Teaching and Learning Theories

October 17, 2008 at 9:30 pm (Uncategorized)

As of right now, I know that teaching and learning theories do not always go hand in hand.  They sound nice and create a masterpiece on paper; however, in the classroom is a totally different story.  It’s hard to categorize teaching into different theories.  Everyone has an opinion and their own theory for teaching.  Does that mean some theories are correct and some incorrect?  In my opinion, it seems there are so many different ways to look at teaching, that one must find the best possible solution to scaffolding their own students.  We know that they all sound great but have not been proven to be exact.  In a nutshell, theories are only theory (opinion), not evidence or facts. 


  1. Nate said,

    “[T]heories are only theory (opinion), not evidence or facts.”

    Actually, this is a false statement when dealing with theory in the scientific sense. It is *not* an opinion.

    Gravity is a theory. If you drop an egg, it will fall to the floor or ground? Most likely it will break. My opinion is that breaking eggs this way is a waste of eggs.

    Be careful with this line of thinking.

  2. dianaljackson said,

    Thank you for the clarification. In my statement I was thinking of theory as an abstract thought (not concrete). Gravity is a proven theory (ex. the egg)? I can create a theory and test my theory but does that make my theory correct or concrete? When I think of Gravity, I think concrete (of course when you drop an egg it will break). I will be careful in the future with my line of thinking. I still am a bit confused on the topic. I’m trying to steer away from my original thinking and explore different options. In the scientific realm, theory is tested and proven, but other places, isn’t it theory (thought)? I could be thinking way too hard!!!!

  3. Nate said,

    Theory is always subject to testing. Some theories have been tested a lot. Some not so much. The theory of gravity is a good one because it’s so readily demonstrable but it’s no more concrete than any other legitimate theory.

    The problem is that a lot of mental exercises out there are calling themselves theories which have no credible evidence to back them up. There are characteristics of theories that limit the kinds of speculative exercises that I think you’re referring to. One key is that they have to be based on an hypothesis that’s testable.

    I can propose the “theory” that the universe was created and seeded with life by the Flying Spagetti Monster. That’s got some interesting hypotheses built into it, but I cannot test it. There is no way to find evidence of the FSM because the FSM is outside of our experiential plane. As a predictive theory, it’s got limited utility. As a scientific theory, it’s lacking the key element of “testability.” I’m free to believe it, but it’s an act of faith and not science. Theories cannot be based on faith — by definition. Faith cannot be tested using valid and reliable instrumention.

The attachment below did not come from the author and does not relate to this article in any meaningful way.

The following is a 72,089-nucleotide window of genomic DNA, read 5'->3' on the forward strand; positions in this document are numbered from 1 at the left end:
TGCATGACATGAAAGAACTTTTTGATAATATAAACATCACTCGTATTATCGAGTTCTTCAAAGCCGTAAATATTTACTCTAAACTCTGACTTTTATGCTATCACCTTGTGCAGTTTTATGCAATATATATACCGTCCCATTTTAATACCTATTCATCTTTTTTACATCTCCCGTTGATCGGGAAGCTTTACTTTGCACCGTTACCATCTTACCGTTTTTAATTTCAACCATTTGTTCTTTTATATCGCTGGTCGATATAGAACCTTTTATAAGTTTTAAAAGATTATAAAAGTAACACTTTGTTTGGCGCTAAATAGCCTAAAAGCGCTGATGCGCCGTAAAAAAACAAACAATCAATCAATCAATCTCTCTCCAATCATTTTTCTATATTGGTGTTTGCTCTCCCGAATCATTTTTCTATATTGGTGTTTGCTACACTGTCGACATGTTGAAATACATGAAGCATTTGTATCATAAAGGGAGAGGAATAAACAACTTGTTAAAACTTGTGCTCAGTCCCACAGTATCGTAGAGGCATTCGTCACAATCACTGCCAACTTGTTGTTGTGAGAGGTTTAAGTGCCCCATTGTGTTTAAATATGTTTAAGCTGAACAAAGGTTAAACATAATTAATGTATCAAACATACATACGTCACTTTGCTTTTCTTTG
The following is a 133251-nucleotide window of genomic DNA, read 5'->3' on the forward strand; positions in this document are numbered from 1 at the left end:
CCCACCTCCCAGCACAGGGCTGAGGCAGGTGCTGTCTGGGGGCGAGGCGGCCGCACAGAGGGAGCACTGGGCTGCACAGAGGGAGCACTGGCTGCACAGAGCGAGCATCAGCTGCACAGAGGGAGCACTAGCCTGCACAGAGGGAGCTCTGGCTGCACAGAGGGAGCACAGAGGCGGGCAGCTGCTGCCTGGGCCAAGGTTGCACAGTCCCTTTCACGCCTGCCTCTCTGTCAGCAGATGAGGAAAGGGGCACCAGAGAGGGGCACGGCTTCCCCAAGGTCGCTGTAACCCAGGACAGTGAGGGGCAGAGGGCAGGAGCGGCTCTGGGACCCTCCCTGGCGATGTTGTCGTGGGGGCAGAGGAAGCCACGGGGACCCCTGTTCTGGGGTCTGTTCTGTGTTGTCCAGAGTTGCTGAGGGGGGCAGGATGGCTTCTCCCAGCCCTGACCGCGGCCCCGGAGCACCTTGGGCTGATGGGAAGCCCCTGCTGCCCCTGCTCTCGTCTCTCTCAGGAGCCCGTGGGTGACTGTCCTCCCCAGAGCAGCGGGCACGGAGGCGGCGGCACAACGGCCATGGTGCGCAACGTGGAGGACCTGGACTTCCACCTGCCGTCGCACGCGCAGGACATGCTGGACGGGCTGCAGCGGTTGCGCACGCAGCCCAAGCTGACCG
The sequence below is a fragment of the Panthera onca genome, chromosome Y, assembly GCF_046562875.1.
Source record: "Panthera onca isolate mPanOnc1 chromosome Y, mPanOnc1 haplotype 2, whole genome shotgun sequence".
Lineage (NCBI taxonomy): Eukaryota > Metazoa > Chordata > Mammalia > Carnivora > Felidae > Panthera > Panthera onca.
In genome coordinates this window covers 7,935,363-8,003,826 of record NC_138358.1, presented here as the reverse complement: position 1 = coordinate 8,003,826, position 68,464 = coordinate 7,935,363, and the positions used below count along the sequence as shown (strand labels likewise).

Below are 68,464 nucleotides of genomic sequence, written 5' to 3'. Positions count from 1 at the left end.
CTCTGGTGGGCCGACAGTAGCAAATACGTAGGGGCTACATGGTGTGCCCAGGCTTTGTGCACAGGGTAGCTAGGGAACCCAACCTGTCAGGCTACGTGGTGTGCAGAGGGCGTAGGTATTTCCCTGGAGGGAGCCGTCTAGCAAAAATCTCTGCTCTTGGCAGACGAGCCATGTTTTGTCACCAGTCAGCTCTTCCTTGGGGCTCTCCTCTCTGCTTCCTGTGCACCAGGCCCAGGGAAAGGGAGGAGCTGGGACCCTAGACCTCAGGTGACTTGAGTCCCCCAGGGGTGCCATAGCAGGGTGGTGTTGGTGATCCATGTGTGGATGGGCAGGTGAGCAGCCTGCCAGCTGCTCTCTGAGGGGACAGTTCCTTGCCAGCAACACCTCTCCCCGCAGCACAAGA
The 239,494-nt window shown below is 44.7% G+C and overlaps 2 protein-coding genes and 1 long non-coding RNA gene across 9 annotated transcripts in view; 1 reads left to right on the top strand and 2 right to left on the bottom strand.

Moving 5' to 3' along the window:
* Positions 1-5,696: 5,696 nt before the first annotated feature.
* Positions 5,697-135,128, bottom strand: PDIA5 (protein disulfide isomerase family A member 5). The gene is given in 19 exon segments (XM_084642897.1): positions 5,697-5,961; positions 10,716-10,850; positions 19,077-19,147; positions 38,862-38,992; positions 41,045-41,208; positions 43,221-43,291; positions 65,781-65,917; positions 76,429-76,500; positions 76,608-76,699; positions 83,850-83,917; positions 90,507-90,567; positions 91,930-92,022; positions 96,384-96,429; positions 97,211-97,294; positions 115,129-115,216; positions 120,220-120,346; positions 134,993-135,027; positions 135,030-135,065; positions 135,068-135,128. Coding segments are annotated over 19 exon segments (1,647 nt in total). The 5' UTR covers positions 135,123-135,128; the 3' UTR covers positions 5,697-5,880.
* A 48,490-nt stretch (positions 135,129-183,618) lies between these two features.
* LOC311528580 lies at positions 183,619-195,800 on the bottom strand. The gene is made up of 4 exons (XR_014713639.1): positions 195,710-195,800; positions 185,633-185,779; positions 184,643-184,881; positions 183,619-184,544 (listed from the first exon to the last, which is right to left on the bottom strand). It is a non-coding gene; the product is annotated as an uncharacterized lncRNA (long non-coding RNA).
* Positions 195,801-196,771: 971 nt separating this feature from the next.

Gardner’s Theory of Multiple Intelligences has been fairly well established using some reasonable hypothesis testing, validated instrumentation, and appropriately applied analysis of the data.

    In comparison, the theory of learning styles has not. The basis of learning styles theory is that an individual has a consistently preferred style of learning that, when accommodated, results in a measurable improvement in learning outcomes. This basic hypothesis has not been established by any credible research.

    Instrumentation sets which have been used to validate the theory are based on the hypothesis that the instruments can determine which style an individual prefers in a context free environment. These instruments appear to be reliable, that is, they seem to indicate a consistent outcome for an individual across a variety of applications of the instrumentation, but so far, nobody has shown that this measurement indicates a learning style which, if satisfied, results in improved learning outcomes.

    Frankly, I wonder if these instruments are really only an indirect measure of Gardner’s Multiple Intelligences. They do appear (generally) to be reliable. The problem is that the theory claims that delivering instruction in that preferred style always results in improved outcomes regardless of content domain, context, or application. This key element has not ever been proven, and I can’t imagine it ever will be. That may be a failure of my imagination, but between differences in encoding, differences in delivery, and differences in student context, I can’t think of a way to screen out confounding factors.

  4. Diana Jackson said,

    I see…makes sense now. So in terms of theory, there’s a lot that hasn’t yet been proven because it would be impossible to prove everything (such as delivery instruction in a specific learning style always resulting in success). When looking at it from that perspective I can see how it was a false statement. I should reframe from thinking inside the box…and more the overall picture (result of theory). It does seem that they’re an indirect measure because it would be nearly impossible to claim that the outcome is positive every time. As for me and teaching, determining the learning style of a student has always helped me with guided instruction. I can’t truly say it has been successful every time, but it seems to be a good place to start. However, to make the assumption that it works every time would be wrong on my part. Interesting…thanks for the discussion and light at the end of the tunnel!

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